Civil rights groups have been equally disturbed by a new bill—the latest in a string of "loyalty laws" presented in the Knesset over the past two years—that gives priority to employing discharged soldiers in the civil service.
The courts have previously ruled that the common practice by Jewish-owned companies of requiring army service when hiring for non-security positions is illegal, because it discriminates against most Arab citizens.
Yehuda Weinstein, Israel's attorney general, wrote to Binyamin Netanyhau in June urging him to do everything in his power to stop the new bill from advancing.
He also pointed out that it violated a legal requirement in effect since 2000 to take affirmative action to increase the number of Arabs in the civil service. A series of targets set by the government have had to be reduced as the proportion of Arab workers has barely risen above 5 percent over the past decade.
Asked Gerlitz, "What is the point of objecting to racist plumbers when the Israeli parliament is trying to pass laws to do the same thing on an organized and much larger scale?"
Civil rights groups have long complained that Israel's anti-discrimination employment laws are rarely enforced. The government responded in 2008 by establishing a Commission for Equality in Employment.
However, Jafar Farah, director of Mossawa, an advocacy group for Israel's Palestinian minority, said the commission—as well as the police and government bodies—had proved "unwilling" to enforce laws when discrimination occurred against Arabs.
He said Mossawa had been trying for several months, so far without success, to close down a "Hebrew labor" Web site set up by Lehava, a far-right organization. The site promotes companies that hire only Jewish employees and serve only Jewish customers.
Lehava came to prominence earlier in the year when it unveiled a scheme to award firms barring Arab workers a "kosher" certificate—echoing the regulation of food by rabbis to accord with Judaism's strict purity codes.
The certificate states that "the owner of this business employs only Jews, and not the enemy."
Some Orthodox rabbis have given their blessing to the campaign, as well as overseeing a related boycott of businesses that employ Arabs.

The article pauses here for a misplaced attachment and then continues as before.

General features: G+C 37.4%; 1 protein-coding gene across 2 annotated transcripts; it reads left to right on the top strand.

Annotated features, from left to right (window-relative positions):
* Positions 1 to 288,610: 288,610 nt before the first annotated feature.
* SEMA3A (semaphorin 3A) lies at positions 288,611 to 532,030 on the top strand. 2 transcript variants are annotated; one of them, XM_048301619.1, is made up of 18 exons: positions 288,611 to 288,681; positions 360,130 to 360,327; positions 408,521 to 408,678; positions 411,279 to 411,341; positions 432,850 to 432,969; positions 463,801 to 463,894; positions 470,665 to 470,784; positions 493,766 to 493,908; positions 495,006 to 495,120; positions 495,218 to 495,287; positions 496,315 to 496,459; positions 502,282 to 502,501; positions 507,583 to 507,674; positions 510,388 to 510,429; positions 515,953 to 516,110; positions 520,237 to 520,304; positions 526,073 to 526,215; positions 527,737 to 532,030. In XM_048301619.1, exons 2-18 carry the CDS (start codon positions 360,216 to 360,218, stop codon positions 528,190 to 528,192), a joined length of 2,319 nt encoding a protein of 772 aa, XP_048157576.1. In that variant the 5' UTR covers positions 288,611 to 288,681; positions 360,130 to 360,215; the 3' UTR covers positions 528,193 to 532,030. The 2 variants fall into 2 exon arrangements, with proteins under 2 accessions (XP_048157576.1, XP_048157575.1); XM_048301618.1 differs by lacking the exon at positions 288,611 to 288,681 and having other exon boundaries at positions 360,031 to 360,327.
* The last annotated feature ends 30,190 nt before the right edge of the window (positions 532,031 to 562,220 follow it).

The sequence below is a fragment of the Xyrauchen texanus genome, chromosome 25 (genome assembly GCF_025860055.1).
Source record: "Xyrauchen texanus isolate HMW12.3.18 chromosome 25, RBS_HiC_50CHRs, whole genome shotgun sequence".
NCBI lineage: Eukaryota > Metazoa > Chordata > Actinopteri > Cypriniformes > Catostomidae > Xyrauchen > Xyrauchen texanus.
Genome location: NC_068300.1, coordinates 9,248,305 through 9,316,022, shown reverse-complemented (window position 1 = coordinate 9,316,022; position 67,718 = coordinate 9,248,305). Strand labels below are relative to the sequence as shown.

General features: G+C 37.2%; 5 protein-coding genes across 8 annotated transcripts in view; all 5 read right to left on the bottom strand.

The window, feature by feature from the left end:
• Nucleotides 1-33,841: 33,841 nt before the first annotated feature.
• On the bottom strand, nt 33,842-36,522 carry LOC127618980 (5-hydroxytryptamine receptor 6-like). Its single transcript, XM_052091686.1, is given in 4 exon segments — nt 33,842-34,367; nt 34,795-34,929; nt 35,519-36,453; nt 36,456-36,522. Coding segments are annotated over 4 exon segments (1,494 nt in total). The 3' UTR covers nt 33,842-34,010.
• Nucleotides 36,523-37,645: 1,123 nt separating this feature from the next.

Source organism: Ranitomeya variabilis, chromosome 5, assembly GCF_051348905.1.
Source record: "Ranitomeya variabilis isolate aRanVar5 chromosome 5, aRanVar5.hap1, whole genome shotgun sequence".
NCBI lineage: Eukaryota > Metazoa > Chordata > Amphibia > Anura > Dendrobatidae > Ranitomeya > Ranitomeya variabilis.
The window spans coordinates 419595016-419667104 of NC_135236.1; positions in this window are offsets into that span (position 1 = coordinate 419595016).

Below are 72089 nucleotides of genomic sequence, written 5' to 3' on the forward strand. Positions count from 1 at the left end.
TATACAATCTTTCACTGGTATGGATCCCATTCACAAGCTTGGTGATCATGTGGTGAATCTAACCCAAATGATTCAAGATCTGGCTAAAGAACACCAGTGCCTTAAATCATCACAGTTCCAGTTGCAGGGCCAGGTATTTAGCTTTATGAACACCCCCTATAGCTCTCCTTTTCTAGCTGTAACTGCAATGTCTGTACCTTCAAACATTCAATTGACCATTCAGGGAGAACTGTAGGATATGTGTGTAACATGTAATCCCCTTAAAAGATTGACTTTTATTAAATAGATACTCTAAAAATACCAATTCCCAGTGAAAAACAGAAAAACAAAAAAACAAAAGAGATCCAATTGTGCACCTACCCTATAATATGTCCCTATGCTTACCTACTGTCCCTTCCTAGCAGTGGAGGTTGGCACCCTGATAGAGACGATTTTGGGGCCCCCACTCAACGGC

Janet Shalom, a lawyer for the equality commission, said the "Hebrew labor" companies were clearly breaking the law, but that the legal position of Yellow Pages in publishing the ads "needs investigating."
No action had been taken against the companies so far, she said, because the commission lacked the resources to investigate.
Asked why the commmission had not prosecuted companies promoted on the "Hebrew labor" Web site, she replied: "It's true we're not doing that. It's something to be considered."
Zaher said she could think of only a few cases in which anti-Arab discrimination by employers had led to prosecutions.
The most prominent was a ruling by a labor tribunal in 2009 that Israel Railways had broken the law in firing more than 40 Arab crossing guards because they had not served in the army.
More recently, a supermarket chain in the Jewish town of Modiin was forced to rehire more than 20 Arab workers who were fired in March on the grounds that they posed a "threat to the lives" of Jewish colleagues.
Israel's financial daily Globes suggested that the sackings may have been retaliation by management for the killing of five members of the Fogel family in a Jewish settlement in the West Bank a few days earlier.
In May Arab activists announced at a meeting in Nazareth the founding of the first independent Arab trade union in Israel since 1948, overcoming decades of opposition from Israeli officials.
The main trade union federation, the Histadrut, has long been criticized for giving preference to Jewish workers at the expense of their Arab colleagues.
Until 1959, Arab workers were barred from the Histadrut, also one of the country's largest employers. Even after the reform, Arab members were restricted to a separate section of the union for many years.
A report by the Organization for Economic Cooperation and Development, which admitted Israel last year, was highly critical of Israel's treatment of Arab workers.
It showed that half of the Arab population lived in poverty, a rate more than three times higher than for Jews; less than 20 percent of Arab women were employed, despite high levels of education; a large proportion of Arab graduates could not find jobs or worked in unskilled jobs; Arab workers earned 40 percent less than Jews; there were few jobs for Arabs in the public sector; labor laws and the minimum wage were weakly enforced; and industrial zones had not been provided in Arab communities.
Jonathan Cook is a free-lance journalist based in Nazareth and the author of Blood and Religion and Israel and the Clash of Civilizations, both available from the AET Book Club.